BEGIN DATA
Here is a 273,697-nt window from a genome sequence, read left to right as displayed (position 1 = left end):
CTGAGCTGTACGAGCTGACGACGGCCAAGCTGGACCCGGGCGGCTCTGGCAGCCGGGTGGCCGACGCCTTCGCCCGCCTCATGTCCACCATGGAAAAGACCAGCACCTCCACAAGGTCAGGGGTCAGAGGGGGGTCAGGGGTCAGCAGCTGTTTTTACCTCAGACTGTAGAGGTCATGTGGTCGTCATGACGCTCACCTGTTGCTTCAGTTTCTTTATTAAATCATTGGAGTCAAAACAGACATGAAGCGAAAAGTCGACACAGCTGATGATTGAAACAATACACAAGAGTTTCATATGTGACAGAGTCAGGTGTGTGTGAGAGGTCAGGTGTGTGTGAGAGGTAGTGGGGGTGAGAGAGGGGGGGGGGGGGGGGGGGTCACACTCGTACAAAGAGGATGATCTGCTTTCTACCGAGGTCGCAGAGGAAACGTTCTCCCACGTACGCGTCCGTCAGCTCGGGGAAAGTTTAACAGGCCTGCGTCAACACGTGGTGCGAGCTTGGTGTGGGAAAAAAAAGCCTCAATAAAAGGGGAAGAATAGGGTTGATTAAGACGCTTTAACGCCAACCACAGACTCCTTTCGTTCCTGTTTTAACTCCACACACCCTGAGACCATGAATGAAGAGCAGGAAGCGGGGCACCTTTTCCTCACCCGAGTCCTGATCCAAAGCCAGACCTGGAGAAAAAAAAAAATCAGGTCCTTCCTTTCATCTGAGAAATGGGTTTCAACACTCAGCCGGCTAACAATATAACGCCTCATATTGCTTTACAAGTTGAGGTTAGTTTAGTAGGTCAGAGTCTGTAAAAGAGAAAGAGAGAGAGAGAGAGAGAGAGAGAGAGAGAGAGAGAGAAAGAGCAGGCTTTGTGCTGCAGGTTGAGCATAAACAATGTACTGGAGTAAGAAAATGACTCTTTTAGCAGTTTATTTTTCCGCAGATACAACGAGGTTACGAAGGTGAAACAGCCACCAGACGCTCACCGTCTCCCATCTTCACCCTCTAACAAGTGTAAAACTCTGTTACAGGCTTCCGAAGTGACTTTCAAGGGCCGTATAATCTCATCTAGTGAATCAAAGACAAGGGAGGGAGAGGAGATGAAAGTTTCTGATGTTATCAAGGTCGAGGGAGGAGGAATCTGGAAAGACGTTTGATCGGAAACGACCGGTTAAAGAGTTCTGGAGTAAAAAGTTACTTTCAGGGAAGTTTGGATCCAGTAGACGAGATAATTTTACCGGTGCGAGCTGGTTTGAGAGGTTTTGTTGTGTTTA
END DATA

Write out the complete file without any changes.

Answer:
Here is a 273,697-nt window from a genome sequence, read left to right as displayed (position 1 = left end):
CTGAGCTGTACGAGCTGACGACGGCCAAGCTGGACCCGGGCGGCTCTGGCAGCCGGGTGGCCGACGCCTTCGCCCGCCTCATGTCCACCATGGAAAAGACCAGCACCTCCACAAGGTCAGGGGTCAGAGGGGGGTCAGGGGTCAGCAGCTGTTTTTACCTCAGACTGTAGAGGTCATGTGGTCGTCATGACGCTCACCTGTTGCTTCAGTTTCTTTATTAAATCATTGGAGTCAAAACAGACATGAAGCGAAAAGTCGACACAGCTGATGATTGAAACAATACACAAGAGTTTCATATGTGACAGAGTCAGGTGTGTGTGAGAGGTCAGGTGTGTGTGAGAGGTAGTGGGGGTGAGAGAGGGGGGGGGGGGGGGGGGGTCACACTCGTACAAAGAGGATGATCTGCTTTCTACCGAGGTCGCAGAGGAAACGTTCTCCCACGTACGCGTCCGTCAGCTCGGGGAAAGTTTAACAGGCCTGCGTCAACACGTGGTGCGAGCTTGGTGTGGGAAAAAAAAGCCTCAATAAAAGGGGAAGAATAGGGTTGATTAAGACGCTTTAACGCCAACCACAGACTCCTTTCGTTCCTGTTTTAACTCCACACACCCTGAGACCATGAATGAAGAGCAGGAAGCGGGGCACCTTTTCCTCACCCGAGTCCTGATCCAAAGCCAGACCTGGAGAAAAAAAAAAATCAGGTCCTTCCTTTCATCTGAGAAATGGGTTTCAACACTCAGCCGGCTAACAATATAACGCCTCATATTGCTTTACAAGTTGAGGTTAGTTTAGTAGGTCAGAGTCTGTAAAAGAGAAAGAGAGAGAGAGAGAGAGAGAGAGAGAGAGAGAGAGAGAAAGAGCAGGCTTTGTGCTGCAGGTTGAGCATAAACAATGTACTGGAGTAAGAAAATGACTCTTTTAGCAGTTTATTTTTCCGCAGATACAACGAGGTTACGAAGGTGAAACAGCCACCAGACGCTCACCGTCTCCCATCTTCACCCTCTAACAAGTGTAAAACTCTGTTACAGGCTTCCGAAGTGACTTTCAAGGGCCGTATAATCTCATCTAGTGAATCAAAGACAAGGGAGGGAGAGGAGATGAAAGTTTCTGATGTTATCAAGGTCGAGGGAGGAGGAATCTGGAAAGACGTTTGATCGGAAACGACCGGTTAAAGAGTTCTGGAGTAAAAAGTTACTTTCAGGGAAGTTTGGATCCAGTAGACGAGATAATTTTACCGGTGCGAGCTGGTTTGAGAGGTTTTGTTGTGTTTA